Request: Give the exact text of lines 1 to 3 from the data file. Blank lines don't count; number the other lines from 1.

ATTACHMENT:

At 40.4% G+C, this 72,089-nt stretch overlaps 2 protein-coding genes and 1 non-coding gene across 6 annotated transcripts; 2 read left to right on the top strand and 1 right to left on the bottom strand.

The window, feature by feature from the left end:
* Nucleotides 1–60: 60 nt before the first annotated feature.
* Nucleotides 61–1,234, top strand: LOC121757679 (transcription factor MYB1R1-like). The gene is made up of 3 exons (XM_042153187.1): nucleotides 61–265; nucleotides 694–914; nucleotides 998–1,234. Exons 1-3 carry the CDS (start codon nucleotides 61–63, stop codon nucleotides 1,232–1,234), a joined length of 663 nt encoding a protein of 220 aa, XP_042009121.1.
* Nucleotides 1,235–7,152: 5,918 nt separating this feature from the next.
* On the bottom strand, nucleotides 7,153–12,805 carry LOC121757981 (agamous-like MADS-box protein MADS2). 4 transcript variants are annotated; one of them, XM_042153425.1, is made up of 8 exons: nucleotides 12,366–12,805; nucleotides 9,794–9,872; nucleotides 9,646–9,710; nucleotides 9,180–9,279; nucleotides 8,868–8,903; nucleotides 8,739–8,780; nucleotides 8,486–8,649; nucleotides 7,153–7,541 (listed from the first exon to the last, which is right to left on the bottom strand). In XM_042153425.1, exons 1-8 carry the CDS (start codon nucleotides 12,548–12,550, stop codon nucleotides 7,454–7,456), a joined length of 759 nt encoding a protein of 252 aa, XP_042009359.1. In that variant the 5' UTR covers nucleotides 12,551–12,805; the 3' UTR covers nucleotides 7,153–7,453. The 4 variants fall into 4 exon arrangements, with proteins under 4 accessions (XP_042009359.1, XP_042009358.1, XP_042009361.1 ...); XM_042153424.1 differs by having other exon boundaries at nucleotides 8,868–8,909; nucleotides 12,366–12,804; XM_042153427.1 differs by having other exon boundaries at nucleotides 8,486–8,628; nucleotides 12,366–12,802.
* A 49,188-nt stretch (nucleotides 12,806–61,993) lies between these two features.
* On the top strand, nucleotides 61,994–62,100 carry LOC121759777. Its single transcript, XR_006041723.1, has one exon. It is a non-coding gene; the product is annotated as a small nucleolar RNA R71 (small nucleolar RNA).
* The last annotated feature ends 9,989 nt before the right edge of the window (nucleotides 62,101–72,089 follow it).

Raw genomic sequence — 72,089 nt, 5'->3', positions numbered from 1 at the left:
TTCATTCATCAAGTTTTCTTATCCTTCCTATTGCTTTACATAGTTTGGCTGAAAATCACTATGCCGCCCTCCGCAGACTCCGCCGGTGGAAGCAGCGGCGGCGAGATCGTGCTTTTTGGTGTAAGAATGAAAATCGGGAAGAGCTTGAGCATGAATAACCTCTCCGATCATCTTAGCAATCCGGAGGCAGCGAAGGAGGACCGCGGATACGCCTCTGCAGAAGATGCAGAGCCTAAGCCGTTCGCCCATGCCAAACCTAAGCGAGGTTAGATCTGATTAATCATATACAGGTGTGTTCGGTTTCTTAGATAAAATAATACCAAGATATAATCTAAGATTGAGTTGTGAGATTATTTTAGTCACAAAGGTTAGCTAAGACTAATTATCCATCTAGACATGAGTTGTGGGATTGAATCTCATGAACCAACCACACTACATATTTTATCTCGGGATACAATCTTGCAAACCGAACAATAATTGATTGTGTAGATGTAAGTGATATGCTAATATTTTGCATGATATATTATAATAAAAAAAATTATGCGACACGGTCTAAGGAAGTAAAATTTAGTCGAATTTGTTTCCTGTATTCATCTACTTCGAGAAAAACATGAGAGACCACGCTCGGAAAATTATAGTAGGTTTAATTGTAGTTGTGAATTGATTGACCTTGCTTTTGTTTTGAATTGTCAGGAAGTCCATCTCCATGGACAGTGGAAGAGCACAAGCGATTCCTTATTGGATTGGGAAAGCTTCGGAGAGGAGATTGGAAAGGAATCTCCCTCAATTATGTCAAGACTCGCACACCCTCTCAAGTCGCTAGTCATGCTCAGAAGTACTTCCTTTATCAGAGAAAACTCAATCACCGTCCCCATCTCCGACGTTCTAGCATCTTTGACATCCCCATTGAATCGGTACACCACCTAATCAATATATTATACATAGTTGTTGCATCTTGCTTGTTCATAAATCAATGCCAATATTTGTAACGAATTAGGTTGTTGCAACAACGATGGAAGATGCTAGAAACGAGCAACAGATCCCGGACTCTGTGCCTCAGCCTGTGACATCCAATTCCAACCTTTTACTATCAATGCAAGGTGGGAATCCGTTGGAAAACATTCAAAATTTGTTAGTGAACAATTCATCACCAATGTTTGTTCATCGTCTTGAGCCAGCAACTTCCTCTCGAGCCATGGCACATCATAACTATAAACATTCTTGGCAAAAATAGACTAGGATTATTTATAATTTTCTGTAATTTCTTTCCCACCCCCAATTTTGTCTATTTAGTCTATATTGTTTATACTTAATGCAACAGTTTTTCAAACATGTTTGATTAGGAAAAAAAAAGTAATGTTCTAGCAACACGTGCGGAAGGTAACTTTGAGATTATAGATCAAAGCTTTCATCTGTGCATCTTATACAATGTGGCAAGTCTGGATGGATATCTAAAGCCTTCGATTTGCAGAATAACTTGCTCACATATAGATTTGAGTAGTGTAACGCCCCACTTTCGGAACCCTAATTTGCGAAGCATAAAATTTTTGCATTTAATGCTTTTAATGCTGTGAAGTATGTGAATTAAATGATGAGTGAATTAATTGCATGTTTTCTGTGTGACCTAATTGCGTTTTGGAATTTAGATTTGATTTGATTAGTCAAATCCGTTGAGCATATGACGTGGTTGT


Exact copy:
At 40.4% G+C, this 72,089-nt stretch overlaps 2 protein-coding genes and 1 non-coding gene across 6 annotated transcripts; 2 read left to right on the top strand and 1 right to left on the bottom strand.

The window, feature by feature from the left end:
* Nucleotides 1–60: 60 nt before the first annotated feature.